Happy Mother’s Day!—Vanessa Baden Kelly on Motherhood
This month brings a very special book birthday—Vanessa Baden Kelly’s FAR AWAY FROM CLOSE TO HOME is out May 4th! The compelling essay collection has been recently featured in the New York Times, as well as on California Live and ABC Portland. Check out those interviews, and an excerpt of the book below in which the author discusses life as a Black mother
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When [my son] was still an infant and we would rock him to sleep, he would pinch the soft skin of our necks. Two little tan fingers the size of twigs with razor sharp fingernails would tear you up. You wouldn’t dare move. There was nothing scarier than the thought of impeding him actually going to sleep. I would quietly yelp as I watched his big brown eyes, ones my husband would call “little puddles of wonderful,” grow lower and lower. I would wonder how I could love something so much that my heart would want to jump out of my chest, how I could love something so much I would allow them to draw blood for their comfort. We would laugh about it later. Look at it in fond remembrance, even. In the moment, it was beautiful agony.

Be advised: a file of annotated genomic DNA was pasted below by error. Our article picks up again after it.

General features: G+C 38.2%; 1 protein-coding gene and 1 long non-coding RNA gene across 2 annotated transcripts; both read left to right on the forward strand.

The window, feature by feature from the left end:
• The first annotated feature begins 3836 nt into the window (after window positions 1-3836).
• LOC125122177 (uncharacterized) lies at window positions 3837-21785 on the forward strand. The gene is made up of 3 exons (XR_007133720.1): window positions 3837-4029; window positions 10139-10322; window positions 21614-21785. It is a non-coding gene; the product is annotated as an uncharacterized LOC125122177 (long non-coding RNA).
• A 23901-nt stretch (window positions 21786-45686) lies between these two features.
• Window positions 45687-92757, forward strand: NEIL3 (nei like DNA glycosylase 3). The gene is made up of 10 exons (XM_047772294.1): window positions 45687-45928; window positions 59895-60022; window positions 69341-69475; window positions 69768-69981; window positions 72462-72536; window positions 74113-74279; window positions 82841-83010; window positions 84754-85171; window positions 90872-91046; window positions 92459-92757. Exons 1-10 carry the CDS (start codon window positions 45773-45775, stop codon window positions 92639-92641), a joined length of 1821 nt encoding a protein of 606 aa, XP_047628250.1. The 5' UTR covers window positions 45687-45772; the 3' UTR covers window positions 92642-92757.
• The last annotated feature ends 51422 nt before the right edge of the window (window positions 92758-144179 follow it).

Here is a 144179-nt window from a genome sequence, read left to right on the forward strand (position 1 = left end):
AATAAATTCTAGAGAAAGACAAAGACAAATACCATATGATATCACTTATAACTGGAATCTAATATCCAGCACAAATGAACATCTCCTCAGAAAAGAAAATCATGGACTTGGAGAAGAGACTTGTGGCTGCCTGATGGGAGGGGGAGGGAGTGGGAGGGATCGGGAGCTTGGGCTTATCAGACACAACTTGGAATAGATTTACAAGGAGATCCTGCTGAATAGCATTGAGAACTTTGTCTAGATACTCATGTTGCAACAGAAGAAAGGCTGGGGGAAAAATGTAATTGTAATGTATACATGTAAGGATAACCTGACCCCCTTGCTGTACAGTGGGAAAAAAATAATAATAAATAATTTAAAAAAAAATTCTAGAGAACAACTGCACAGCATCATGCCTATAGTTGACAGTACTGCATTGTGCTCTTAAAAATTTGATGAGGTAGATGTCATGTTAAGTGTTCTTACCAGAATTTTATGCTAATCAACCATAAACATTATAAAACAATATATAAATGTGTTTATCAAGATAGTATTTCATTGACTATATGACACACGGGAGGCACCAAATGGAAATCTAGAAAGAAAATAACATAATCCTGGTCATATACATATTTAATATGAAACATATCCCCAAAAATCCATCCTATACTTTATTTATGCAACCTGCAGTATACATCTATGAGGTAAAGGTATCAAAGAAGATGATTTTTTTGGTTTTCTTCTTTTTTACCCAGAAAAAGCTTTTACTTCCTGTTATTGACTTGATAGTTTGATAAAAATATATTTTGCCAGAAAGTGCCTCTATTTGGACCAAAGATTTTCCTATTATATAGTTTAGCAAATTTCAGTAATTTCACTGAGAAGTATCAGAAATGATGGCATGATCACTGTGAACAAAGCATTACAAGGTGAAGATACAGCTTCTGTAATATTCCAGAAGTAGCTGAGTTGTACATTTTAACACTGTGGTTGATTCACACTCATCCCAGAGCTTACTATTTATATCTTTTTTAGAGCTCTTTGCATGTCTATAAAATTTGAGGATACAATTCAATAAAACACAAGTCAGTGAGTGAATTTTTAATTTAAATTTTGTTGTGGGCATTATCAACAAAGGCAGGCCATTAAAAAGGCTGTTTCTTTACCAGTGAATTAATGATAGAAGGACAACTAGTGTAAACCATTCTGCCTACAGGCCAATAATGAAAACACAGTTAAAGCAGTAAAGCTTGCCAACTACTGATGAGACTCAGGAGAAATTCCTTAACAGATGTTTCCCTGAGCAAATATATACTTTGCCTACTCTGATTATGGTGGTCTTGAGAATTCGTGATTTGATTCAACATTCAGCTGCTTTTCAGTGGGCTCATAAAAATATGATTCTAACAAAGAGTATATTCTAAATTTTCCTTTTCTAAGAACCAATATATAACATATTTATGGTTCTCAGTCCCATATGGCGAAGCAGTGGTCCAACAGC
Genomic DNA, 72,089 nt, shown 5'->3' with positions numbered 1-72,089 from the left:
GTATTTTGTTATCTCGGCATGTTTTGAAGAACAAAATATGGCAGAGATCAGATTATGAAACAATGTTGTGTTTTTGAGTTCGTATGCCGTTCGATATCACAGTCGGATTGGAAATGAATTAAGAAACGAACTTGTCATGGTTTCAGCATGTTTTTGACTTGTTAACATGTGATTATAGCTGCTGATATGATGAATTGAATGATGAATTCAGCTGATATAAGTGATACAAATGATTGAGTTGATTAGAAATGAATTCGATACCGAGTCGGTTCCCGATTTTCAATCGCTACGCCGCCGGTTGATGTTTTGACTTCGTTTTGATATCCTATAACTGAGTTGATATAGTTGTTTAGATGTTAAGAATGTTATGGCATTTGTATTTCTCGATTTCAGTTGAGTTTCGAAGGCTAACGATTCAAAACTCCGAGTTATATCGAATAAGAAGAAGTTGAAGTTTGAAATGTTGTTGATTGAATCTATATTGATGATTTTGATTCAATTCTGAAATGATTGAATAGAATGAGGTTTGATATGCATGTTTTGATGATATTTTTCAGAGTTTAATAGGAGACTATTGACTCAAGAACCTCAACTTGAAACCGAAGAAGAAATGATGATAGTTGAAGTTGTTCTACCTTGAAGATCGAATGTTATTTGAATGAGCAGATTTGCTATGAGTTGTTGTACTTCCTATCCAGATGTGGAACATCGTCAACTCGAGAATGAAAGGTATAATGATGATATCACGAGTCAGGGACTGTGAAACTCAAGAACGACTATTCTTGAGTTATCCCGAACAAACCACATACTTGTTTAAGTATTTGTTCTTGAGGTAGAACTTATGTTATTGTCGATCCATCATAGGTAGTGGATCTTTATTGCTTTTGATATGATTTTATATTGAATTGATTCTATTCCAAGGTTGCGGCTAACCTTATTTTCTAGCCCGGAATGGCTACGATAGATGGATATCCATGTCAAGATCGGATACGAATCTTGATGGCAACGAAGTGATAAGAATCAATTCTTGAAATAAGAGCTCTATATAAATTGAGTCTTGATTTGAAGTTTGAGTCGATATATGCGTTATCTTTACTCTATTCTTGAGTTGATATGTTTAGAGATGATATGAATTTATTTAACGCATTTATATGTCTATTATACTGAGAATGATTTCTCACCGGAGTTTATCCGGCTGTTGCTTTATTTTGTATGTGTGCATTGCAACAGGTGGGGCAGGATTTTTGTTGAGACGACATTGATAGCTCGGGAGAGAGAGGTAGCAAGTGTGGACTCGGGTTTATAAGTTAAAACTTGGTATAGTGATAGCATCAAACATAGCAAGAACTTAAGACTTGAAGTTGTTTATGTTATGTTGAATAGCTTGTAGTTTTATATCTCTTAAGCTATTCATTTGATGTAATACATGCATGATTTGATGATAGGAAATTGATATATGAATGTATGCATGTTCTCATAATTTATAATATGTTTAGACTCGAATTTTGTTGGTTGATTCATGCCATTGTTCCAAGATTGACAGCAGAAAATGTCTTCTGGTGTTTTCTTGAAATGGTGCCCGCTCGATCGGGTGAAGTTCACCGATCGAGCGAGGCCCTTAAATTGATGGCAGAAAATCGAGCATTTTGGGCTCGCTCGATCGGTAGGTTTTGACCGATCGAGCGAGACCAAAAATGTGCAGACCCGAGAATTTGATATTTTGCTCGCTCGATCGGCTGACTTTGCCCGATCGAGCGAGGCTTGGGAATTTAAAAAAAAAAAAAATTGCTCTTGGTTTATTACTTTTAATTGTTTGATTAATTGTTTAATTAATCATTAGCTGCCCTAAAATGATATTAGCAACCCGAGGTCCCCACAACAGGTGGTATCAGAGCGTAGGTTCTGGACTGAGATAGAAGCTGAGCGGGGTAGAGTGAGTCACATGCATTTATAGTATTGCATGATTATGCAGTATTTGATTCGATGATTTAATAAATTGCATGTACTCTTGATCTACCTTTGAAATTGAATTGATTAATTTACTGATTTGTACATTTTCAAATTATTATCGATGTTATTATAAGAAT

In those moments it was impossible to not think of the mothers who had lost their children. What it felt like to look at their sons, the same way I was looking at mine, in their caskets. When your children are so young you look at their faces and wonder how they will mature. You wonder what they will be like. Who they will marry. How it will be to watch them explore the world the same way you did. I would often think, “When they were feeding their son, they didn’t know what was coming.” I’d hug mine a little tighter. Cry for him. And I’d cry for those mothers.I thought of Gina often. I thought more often of Sybrina Fulton, Trayvon Martin’s mother. The thought wasn’t random. Six years after Martin Lee Anderson’s death, after my gradua-tions and cross-country moves, Trayvon Martin was killed in Sanford by a man who used Stand Your Ground as a defense for profiling a Black teen. The world was on fire. Trayvon’s name became iconic. He was 17.